ANGEL REESE, LSU TIGERS FORWARD: I'm still human, like all this has happened since I won the national championship. And I said the other day, I

haven't had peace since then and it sucks and -- but I still wouldn't change. I wouldn't change anything and I would still sit here and say like

I'm unapologetically me. I'm going to always leave that mark and be who I am.

WIRE: All right. Iowa get their revenge by eliminating recent LSU. They are into the Final Four where they will now face the University of Connecticut

on Friday. Caitlin Clark just two wins away from her first national title as she tries to end her historic collegiate career in style. Back to you.


CHATTERLEY: Thanks to Coy Wire there. Felt for Angel Reese. I watched that press conference. She'll be back.

Now, from rising stars to the biggest star in our solar system, the sun. It's going to be hard to find though in parts of North America on Monday

next week as a solar eclipse briefly turns day into night.

Canada's famous Niagara region is already declaring a state of emergency as tourists flock to witness the once-in-a-lifetime event. Paula Newton



PAULA NEWTON, CNN CORRESPONDENT (voice-over): Niagara Falls is known for its stunning views. The number of people expected to visit the famous

waterfalls may soon become a spectacle in itself.

It's a prime viewing site for the solar eclipse on April 8th as it crosses North America, passing over Mexico, the United States and Canada.

JIM DIODATI, MAYOR OF NIAGARA FALLS, CANADA: Even though we get 14 million people every year, it's over the year. It's not all at one time. To get 1

million at one time would be by far the biggest crowd that we've ever had.

NEWTON (voice-over): Canada's Niagara region has declared a state of emergency so that emergency services can prepare for the influx of people.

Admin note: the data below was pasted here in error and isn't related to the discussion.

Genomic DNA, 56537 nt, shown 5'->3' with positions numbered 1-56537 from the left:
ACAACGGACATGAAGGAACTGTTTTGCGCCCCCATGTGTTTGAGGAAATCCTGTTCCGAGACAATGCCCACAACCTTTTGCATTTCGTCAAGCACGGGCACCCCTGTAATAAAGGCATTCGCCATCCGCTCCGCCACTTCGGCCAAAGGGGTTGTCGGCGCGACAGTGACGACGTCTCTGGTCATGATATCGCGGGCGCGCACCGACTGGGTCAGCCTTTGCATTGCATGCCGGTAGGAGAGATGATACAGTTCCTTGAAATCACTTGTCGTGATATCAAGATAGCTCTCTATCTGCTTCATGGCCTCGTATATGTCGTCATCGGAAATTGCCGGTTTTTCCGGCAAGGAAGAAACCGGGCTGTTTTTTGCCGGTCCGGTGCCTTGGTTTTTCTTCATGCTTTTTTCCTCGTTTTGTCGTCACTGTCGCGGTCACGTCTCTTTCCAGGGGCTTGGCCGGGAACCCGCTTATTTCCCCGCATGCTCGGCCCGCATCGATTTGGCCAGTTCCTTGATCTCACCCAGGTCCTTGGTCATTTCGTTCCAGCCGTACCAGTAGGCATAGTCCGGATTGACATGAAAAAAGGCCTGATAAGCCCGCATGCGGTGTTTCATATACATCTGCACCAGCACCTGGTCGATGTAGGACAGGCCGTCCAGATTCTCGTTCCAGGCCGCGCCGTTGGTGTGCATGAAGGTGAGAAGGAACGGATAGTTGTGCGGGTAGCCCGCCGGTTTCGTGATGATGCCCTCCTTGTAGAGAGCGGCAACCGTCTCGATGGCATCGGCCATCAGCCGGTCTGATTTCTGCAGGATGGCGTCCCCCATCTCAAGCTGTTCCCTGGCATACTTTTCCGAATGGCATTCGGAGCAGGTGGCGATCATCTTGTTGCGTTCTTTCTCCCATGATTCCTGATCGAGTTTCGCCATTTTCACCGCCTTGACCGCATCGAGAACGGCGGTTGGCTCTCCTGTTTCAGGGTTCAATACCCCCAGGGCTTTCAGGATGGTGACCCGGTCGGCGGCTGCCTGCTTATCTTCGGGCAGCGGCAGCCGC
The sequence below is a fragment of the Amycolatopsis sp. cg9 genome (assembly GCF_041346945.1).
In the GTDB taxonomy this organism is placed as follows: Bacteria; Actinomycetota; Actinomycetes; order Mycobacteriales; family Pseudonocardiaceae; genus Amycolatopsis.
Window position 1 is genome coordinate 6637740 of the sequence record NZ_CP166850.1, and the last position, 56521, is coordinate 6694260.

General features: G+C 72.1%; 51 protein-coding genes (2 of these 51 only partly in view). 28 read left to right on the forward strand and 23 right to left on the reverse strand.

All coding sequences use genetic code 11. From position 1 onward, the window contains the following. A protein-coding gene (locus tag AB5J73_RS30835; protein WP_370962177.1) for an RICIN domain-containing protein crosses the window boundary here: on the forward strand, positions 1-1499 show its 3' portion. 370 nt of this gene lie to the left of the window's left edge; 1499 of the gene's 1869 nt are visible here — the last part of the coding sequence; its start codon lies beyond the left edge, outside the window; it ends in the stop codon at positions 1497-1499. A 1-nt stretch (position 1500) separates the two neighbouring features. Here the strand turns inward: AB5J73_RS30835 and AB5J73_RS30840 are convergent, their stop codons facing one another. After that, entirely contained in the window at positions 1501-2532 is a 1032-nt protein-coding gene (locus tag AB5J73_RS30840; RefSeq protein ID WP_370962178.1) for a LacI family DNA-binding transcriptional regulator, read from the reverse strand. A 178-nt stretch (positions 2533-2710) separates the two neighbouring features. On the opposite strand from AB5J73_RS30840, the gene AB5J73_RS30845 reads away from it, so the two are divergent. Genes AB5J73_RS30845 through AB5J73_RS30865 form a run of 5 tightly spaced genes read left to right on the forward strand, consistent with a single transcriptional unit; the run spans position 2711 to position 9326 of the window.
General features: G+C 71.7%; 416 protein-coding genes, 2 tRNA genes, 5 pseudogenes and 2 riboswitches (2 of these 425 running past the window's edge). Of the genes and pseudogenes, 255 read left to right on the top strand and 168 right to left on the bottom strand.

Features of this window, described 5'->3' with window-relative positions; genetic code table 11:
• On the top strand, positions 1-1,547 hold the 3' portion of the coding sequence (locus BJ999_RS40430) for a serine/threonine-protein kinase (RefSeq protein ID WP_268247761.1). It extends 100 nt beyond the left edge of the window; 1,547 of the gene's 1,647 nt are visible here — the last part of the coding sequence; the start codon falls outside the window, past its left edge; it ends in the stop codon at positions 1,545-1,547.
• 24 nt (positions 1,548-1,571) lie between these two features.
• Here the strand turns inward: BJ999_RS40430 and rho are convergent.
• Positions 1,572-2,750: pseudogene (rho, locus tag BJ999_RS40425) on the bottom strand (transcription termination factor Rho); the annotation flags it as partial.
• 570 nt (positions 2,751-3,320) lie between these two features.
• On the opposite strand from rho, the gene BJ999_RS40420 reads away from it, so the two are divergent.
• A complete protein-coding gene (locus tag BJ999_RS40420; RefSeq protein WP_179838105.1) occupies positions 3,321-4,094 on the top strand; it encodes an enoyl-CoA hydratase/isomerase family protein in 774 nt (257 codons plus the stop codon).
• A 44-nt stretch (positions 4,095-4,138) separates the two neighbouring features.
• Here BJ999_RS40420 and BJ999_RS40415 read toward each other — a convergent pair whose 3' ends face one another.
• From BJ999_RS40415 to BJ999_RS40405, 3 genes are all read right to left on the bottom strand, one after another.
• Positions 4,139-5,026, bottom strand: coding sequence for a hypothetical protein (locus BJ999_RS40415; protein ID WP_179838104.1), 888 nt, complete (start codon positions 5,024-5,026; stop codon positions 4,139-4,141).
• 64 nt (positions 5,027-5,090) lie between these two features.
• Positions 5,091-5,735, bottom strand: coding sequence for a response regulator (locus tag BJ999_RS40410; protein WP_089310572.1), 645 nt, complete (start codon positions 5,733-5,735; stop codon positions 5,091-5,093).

Hotels, stores and restaurants are gearing up for the visitors, which are estimated to outnumber the locals. Ontario's Niagara region has a

population of nearly half a million people, but some business owners say they're looking forward to some extra company.

GABRIEL GABRIE PIZZERIA OWNER: We're expecting to have a full house for the first time in a long time. We're coming up for the winter season. So, it's

an exciting time.

NEWTON (voice-over): By the time the eclipse is fully visible over Niagara Falls at approximately 3:18 p.m. Eastern time, it will be nearing the end

of its trek across the continent, which happens when it passes over the coast of Newfoundland and Labrador.

It will be the first total eclipse in Canada since 1979 and the last time the contiguous U.S. will see one until 2044. So, it's a sight many people

say they don't want to miss.

JASON HARLOW, UNIVERSITY OF TORONTO: Having that collective feeling of, oh, the sun's gone and seeing something that's so rare and so beautiful to see

the stars come out in the day. Yes, it's something that my kids will remember their whole lives.

NEWTON (voice-over): Paul Newton, CNN.



CHATTERLEY: And you can join us next Monday for the total solar eclipse as it travels from Mexico, across America, and into Canada. Our special

coverage starts at noon Eastern, 5:00 p.m. in London. And if you're going to be watching live, get the right goggles. That's all I'll say.

And finally, on "First Move." Forbes crowns a new crop of billionaires as it releases its latest rich list. It includes the debut of one Taylor

Swift, the pop phenomenon whose ascent has been turbocharged by blockbuster albums and a record-breaking concert tour.

It's also a first for a musician and recording artist as the senior editor of Forbes, Chase Peterson-Withorn, explains.


CHASE PETERSON-WITHORN, SENIOR EDITOR, FORBES: There's more and more money to be made in music these days if you're at the top. You know, we've seen

these huge sales of catalogs over recent years and also, you know, the money you can make touring can be pretty substantial.

But, you know, most celebrities who become billionaires they have other business ventures. Kim Kardashian has SKIMS, Rihanna has Fenty. But Taylor

Swift is the first person to do it just off of raking in money touring, recording and, of course, famously re-recording her way to the billionaires



CHATTERLEY: Pure music. And that just about wraps up the show. Thank you for joining us, and I'll see you tomorrow.